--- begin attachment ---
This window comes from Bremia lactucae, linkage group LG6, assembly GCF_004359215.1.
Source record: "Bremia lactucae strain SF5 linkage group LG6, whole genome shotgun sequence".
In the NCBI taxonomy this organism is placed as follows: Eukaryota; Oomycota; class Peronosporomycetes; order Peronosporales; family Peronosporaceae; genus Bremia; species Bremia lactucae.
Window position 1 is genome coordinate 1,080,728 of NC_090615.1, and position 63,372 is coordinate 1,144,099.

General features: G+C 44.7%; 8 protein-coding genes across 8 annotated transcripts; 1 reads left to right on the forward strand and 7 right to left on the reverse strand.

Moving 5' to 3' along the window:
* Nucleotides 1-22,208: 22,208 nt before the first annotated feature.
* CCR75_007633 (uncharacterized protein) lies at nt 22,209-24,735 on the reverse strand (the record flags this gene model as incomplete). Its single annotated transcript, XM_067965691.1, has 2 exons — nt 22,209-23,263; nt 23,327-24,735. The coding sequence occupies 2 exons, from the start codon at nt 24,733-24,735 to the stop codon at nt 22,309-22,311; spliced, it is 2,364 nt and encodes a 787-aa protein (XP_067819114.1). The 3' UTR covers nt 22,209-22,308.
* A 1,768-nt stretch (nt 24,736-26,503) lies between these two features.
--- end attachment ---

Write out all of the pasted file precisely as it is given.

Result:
This window comes from Bremia lactucae, linkage group LG6, assembly GCF_004359215.1.
Source record: "Bremia lactucae strain SF5 linkage group LG6, whole genome shotgun sequence".
In the NCBI taxonomy this organism is placed as follows: Eukaryota; Oomycota; class Peronosporomycetes; order Peronosporales; family Peronosporaceae; genus Bremia; species Bremia lactucae.
Window position 1 is genome coordinate 1,080,728 of NC_090615.1, and position 63,372 is coordinate 1,144,099.

General features: G+C 44.7%; 8 protein-coding genes across 8 annotated transcripts; 1 reads left to right on the forward strand and 7 right to left on the reverse strand.

Moving 5' to 3' along the window:
* Nucleotides 1-22,208: 22,208 nt before the first annotated feature.
* CCR75_007633 (uncharacterized protein) lies at nt 22,209-24,735 on the reverse strand (the record flags this gene model as incomplete). Its single annotated transcript, XM_067965691.1, has 2 exons — nt 22,209-23,263; nt 23,327-24,735. The coding sequence occupies 2 exons, from the start codon at nt 24,733-24,735 to the stop codon at nt 22,309-22,311; spliced, it is 2,364 nt and encodes a 787-aa protein (XP_067819114.1). The 3' UTR covers nt 22,209-22,308.
* A 1,768-nt stretch (nt 24,736-26,503) lies between these two features.